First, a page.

From Selma to Montgomery: The Long March to Freedom (BOK)

Barbara Harris Combs

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On March 7, 1965, a peaceful voting rights demonstration in Selma, Alabama, was met with an unprovoked attack of shocking violence that riveted the attention of the nation. In the days and weeks following "Bloody Sunday," the demonstrators would not be deterred, and thousands of others joined their cause, culminating in the successful march from Selma to Montgomery. The protest marches led directly to the passage of the Voting Rights Act of 1965, a major piece of legislation, which, ninety-five years after the passage of the Fifteenth Amendment, made the practice of the right to vote available to all Americans, irrespective of race. From Selma to Montgomery chronicles the marches, placing them in the context of the long Civil Rights Movement, and considers the legacy of the Act, drawing parallels with contemporary issues of enfranchisement. In five concise chapters bolstered by primary documents including civil rights legislation, speeches, and news coverage, Combs introduces the Civil Rights Movement to undergraduates through the courageous actions of the freedom marchers.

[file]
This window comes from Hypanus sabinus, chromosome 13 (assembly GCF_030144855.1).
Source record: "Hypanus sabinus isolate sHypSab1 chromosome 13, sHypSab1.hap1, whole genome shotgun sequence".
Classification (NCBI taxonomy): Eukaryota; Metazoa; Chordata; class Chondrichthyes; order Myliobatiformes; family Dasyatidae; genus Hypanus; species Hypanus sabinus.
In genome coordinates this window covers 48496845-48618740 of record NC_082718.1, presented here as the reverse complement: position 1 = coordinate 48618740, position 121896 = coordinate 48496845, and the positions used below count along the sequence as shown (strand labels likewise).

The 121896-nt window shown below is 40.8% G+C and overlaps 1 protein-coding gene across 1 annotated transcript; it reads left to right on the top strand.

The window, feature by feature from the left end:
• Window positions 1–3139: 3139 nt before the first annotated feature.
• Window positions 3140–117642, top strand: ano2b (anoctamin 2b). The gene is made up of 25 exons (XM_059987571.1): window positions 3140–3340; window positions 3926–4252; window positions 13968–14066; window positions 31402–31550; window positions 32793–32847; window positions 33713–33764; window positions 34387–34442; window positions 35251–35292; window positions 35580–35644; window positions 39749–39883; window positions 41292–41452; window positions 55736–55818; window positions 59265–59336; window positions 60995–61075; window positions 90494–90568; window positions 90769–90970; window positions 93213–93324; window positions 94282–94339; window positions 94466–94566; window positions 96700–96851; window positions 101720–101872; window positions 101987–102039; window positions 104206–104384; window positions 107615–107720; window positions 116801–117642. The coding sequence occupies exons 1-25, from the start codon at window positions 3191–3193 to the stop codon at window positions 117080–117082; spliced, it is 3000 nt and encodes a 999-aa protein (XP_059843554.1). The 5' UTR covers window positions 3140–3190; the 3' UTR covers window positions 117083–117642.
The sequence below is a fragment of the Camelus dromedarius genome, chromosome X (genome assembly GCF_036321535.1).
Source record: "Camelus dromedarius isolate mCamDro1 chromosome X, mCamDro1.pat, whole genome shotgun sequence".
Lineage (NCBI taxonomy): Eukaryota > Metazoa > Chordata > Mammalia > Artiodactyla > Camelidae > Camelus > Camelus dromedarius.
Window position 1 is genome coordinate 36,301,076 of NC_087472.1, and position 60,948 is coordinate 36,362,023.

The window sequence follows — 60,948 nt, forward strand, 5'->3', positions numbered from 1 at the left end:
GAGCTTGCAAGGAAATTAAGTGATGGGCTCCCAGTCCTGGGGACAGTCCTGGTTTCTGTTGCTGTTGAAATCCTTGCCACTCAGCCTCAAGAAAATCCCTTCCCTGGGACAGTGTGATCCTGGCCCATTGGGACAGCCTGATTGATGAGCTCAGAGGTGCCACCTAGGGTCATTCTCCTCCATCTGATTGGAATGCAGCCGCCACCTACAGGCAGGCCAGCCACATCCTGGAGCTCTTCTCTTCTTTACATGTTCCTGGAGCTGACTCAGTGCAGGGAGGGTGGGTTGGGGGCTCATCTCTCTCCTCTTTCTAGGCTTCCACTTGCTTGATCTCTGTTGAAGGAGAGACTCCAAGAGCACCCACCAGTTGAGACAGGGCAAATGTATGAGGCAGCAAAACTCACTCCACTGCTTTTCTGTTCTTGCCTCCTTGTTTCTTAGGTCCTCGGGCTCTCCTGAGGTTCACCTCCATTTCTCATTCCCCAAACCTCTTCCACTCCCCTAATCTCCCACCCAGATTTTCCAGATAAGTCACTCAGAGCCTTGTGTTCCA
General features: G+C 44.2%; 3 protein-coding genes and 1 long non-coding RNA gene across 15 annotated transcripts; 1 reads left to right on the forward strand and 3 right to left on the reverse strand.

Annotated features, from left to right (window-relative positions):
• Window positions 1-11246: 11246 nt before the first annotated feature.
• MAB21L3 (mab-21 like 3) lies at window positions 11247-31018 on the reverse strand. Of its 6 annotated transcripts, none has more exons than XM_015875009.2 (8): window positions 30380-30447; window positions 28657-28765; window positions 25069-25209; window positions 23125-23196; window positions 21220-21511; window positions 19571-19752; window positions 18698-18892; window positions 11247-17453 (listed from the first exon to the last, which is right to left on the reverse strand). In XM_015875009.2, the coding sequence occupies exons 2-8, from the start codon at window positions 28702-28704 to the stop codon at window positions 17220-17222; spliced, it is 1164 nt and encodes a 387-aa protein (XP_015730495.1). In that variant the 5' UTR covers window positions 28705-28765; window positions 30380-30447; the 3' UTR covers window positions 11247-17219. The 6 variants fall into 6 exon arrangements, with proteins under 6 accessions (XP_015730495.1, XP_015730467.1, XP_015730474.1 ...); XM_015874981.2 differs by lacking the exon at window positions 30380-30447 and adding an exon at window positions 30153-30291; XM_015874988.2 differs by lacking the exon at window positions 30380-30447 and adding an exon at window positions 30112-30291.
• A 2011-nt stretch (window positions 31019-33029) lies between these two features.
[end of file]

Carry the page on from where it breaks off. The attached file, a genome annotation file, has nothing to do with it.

Produktfakta

Språk Engelsk Engelsk Innbinding Heftet
Utgitt 2013 Forfatter Barbara Harris Combs
Forlag
Taylor & Francis
ISBN 9780415529600
Antall sider 240 Vekt 340 gram
Leverandør Bertram Trading Ltd Emner og form Black & Asian studies, History of the Americas, Postwar 20th century history, from c 1945 to c 2000, Civil rights & citizenship